He tightens his grip around my waist.

‘No. No more pain for you,’ he says firmly, and gently rolls me onto my back. He covers my entire body with daddy-long-legs kisses until I feel as if I am floating. And when I do come, I feel as if I am a pond on a day when the sunlight is so white it is impossible to look at it. And someone goes and throws a stone into the pond of my very core, the shimmering ripples spreading out and out and out.

Sixteen

I stand on the prow of the black boat that traverses the Grand Canal to catch the full opulence and majesty of the white domes of the church in the bright sunlight. Such decoration, such grandeur. A funereal gondola passes us. I shiver and touch the blue ribbon that Blake has put in my hair. Here even decay and death are beautiful. Rotting houses stand next to glorious palaces.

Blake extends a strong arm down to me at the Piazza San Marco stop. He is dressed in a black denim shirt rolled up at the sleeves, blue jeans and lumberjack boots, and is head and shoulders taller than most of the locals. Devilishly sexy dark sunglasses do not allow me to see his eyes. I look up at him with that same sense of awe that he is with me. He helps me off the boat and keeps my hand as we walk up to the piazza.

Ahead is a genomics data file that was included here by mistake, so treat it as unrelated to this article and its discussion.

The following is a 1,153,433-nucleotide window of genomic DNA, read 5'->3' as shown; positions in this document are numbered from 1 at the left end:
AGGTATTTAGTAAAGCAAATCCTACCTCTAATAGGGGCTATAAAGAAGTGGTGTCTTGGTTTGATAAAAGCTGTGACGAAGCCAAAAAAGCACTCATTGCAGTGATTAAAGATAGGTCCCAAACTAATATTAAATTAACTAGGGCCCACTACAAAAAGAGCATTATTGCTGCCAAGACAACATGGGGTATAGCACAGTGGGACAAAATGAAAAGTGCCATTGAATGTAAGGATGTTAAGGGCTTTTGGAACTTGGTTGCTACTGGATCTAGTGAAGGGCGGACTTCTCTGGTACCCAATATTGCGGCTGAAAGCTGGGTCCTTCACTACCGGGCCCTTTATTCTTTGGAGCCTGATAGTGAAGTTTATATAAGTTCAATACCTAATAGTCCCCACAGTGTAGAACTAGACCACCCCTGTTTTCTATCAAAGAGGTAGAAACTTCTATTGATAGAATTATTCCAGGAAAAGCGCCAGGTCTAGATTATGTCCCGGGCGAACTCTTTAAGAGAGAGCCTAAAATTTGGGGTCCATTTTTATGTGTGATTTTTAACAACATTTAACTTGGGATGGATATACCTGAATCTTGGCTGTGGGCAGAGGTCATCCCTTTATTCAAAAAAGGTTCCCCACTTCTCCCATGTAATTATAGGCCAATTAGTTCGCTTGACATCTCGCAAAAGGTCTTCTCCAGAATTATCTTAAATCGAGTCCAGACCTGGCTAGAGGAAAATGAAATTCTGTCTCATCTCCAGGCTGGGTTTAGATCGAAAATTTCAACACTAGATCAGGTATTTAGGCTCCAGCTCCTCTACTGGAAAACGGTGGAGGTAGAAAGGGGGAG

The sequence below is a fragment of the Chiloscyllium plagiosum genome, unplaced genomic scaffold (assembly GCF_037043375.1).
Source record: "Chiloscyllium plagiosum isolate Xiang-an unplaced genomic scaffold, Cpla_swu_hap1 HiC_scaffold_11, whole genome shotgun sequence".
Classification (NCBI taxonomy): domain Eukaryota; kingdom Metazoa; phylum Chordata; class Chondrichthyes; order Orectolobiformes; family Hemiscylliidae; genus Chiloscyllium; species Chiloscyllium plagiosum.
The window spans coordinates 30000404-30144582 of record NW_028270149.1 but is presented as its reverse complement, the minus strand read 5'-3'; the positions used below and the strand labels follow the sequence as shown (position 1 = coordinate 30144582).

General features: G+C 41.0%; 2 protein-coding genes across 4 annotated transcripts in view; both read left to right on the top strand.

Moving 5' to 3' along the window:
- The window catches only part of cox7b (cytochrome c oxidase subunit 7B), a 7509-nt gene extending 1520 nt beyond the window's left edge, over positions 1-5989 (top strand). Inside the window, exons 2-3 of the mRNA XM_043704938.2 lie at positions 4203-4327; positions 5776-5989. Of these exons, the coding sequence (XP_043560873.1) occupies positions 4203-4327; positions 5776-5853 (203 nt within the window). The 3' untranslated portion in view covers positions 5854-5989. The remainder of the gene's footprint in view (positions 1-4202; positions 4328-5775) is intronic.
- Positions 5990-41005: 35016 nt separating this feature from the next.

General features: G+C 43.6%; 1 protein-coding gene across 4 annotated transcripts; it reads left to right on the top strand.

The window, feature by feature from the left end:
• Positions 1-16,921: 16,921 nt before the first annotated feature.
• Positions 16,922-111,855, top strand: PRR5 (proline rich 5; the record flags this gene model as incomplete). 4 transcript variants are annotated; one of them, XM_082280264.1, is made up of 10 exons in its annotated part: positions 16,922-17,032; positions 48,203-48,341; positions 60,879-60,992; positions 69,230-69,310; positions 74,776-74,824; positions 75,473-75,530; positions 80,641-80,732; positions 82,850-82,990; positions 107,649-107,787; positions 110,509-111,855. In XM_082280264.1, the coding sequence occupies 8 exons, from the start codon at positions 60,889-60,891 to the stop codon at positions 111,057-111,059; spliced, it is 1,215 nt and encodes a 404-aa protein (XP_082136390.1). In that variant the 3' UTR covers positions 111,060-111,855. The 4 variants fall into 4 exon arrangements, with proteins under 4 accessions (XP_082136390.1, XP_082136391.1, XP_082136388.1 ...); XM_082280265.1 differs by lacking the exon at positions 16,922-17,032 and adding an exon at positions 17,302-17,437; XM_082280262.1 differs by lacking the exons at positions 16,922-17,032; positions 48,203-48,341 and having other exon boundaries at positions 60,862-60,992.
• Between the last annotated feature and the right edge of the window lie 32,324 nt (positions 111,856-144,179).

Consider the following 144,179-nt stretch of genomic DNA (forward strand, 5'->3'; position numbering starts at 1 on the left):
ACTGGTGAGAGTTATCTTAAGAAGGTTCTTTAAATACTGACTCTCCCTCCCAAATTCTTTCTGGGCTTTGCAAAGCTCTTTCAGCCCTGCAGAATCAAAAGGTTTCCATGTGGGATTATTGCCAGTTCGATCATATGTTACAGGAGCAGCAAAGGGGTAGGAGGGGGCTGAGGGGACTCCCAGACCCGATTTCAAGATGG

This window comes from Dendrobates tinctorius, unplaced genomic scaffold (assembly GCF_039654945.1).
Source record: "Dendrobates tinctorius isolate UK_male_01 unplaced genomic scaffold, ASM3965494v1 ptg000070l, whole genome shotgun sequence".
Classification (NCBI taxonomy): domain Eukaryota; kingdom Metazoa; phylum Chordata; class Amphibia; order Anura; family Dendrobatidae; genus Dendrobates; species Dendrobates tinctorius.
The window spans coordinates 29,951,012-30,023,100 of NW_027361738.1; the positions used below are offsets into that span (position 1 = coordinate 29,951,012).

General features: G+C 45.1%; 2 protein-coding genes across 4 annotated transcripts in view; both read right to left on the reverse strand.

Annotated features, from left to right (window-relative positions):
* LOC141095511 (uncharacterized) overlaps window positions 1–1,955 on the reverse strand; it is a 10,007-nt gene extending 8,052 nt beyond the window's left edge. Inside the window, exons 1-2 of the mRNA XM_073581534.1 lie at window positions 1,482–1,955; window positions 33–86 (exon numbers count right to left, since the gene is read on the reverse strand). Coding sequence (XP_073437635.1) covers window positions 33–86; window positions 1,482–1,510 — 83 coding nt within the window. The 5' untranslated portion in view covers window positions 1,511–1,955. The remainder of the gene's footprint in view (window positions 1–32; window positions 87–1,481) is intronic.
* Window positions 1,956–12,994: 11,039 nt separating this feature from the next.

I immediately fall in love with the regiments of arches that surround the impossibly splendid square. The great flocks of pigeons that roost in the stupendous roofs fly down to interact amiably with the tourists clutching guidebooks and cameras. They flutter around us and make me smile.

We stop for coffee. The waiter brings biscotti with our coffee. Blake pushes his sunglasses over his head, stretches his long legs out in front of him, and closing his eyes turns his face up to the sun. I dip a biscotti into my cappuccino. The dunked biscotti reminds me of the tide marks on the stained, crumbling walls.